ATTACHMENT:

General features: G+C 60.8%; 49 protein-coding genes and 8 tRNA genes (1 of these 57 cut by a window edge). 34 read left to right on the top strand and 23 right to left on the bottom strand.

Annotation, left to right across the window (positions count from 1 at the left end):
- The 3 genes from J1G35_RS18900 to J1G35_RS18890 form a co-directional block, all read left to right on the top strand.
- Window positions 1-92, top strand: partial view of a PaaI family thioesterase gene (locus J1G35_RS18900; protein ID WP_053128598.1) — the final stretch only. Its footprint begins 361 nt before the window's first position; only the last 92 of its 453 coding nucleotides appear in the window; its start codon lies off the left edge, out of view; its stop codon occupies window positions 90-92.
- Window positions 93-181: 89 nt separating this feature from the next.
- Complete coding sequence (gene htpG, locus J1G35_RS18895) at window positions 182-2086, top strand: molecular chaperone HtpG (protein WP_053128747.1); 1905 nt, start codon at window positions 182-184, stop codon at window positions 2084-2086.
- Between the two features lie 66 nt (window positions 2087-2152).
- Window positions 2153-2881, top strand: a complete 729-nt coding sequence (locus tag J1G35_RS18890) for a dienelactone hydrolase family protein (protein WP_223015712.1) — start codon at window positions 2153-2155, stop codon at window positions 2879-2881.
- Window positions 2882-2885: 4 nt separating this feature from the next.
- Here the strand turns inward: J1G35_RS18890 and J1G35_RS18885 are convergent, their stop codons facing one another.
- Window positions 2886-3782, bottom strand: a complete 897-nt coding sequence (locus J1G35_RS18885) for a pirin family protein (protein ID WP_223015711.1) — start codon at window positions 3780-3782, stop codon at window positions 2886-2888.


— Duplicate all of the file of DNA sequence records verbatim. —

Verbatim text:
General features: G+C 60.8%; 49 protein-coding genes and 8 tRNA genes (1 of these 57 cut by a window edge). 34 read left to right on the top strand and 23 right to left on the bottom strand.

Annotation, left to right across the window (positions count from 1 at the left end):
- The 3 genes from J1G35_RS18900 to J1G35_RS18890 form a co-directional block, all read left to right on the top strand.
- Window positions 1-92, top strand: partial view of a PaaI family thioesterase gene (locus J1G35_RS18900; protein ID WP_053128598.1) — the final stretch only. Its footprint begins 361 nt before the window's first position; only the last 92 of its 453 coding nucleotides appear in the window; its start codon lies off the left edge, out of view; its stop codon occupies window positions 90-92.
- Window positions 93-181: 89 nt separating this feature from the next.
- Complete coding sequence (gene htpG, locus J1G35_RS18895) at window positions 182-2086, top strand: molecular chaperone HtpG (protein WP_053128747.1); 1905 nt, start codon at window positions 182-184, stop codon at window positions 2084-2086.
- Between the two features lie 66 nt (window positions 2087-2152).
- Window positions 2153-2881, top strand: a complete 729-nt coding sequence (locus tag J1G35_RS18890) for a dienelactone hydrolase family protein (protein WP_223015712.1) — start codon at window positions 2153-2155, stop codon at window positions 2879-2881.
- Window positions 2882-2885: 4 nt separating this feature from the next.
- Here the strand turns inward: J1G35_RS18890 and J1G35_RS18885 are convergent, their stop codons facing one another.
- Window positions 2886-3782, bottom strand: a complete 897-nt coding sequence (locus J1G35_RS18885) for a pirin family protein (protein ID WP_223015711.1) — start codon at window positions 3780-3782, stop codon at window positions 2886-2888.